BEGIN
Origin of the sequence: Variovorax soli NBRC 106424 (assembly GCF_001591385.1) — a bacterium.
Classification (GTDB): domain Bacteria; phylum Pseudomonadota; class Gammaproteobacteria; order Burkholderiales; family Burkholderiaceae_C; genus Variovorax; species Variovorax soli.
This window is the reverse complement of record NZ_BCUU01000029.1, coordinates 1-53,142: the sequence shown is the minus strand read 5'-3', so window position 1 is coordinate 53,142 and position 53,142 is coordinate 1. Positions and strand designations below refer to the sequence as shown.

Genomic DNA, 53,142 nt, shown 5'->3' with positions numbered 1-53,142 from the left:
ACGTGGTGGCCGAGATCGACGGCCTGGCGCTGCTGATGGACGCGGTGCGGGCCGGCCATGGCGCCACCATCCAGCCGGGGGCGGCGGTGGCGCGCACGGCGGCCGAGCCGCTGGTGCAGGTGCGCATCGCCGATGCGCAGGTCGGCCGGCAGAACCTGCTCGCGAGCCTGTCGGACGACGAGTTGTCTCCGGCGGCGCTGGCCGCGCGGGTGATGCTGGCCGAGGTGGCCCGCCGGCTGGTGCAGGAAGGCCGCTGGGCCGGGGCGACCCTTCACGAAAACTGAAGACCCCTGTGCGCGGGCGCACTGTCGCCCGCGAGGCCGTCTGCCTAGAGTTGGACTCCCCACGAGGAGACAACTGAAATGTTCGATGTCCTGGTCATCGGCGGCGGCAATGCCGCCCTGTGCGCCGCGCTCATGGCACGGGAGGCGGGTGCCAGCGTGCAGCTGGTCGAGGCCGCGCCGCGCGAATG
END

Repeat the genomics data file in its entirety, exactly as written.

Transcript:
Origin of the sequence: Variovorax soli NBRC 106424 (assembly GCF_001591385.1) — a bacterium.
Classification (GTDB): domain Bacteria; phylum Pseudomonadota; class Gammaproteobacteria; order Burkholderiales; family Burkholderiaceae_C; genus Variovorax; species Variovorax soli.
This window is the reverse complement of record NZ_BCUU01000029.1, coordinates 1-53,142: the sequence shown is the minus strand read 5'-3', so window position 1 is coordinate 53,142 and position 53,142 is coordinate 1. Positions and strand designations below refer to the sequence as shown.

Genomic DNA, 53,142 nt, shown 5'->3' with positions numbered 1-53,142 from the left:
ACGTGGTGGCCGAGATCGACGGCCTGGCGCTGCTGATGGACGCGGTGCGGGCCGGCCATGGCGCCACCATCCAGCCGGGGGCGGCGGTGGCGCGCACGGCGGCCGAGCCGCTGGTGCAGGTGCGCATCGCCGATGCGCAGGTCGGCCGGCAGAACCTGCTCGCGAGCCTGTCGGACGACGAGTTGTCTCCGGCGGCGCTGGCCGCGCGGGTGATGCTGGCCGAGGTGGCCCGCCGGCTGGTGCAGGAAGGCCGCTGGGCCGGGGCGACCCTTCACGAAAACTGAAGACCCCTGTGCGCGGGCGCACTGTCGCCCGCGAGGCCGTCTGCCTAGAGTTGGACTCCCCACGAGGAGACAACTGAAATGTTCGATGTCCTGGTCATCGGCGGCGGCAATGCCGCCCTGTGCGCCGCGCTCATGGCACGGGAGGCGGGTGCCAGCGTGCAGCTGGTCGAGGCCGCGCCGCGCGAATG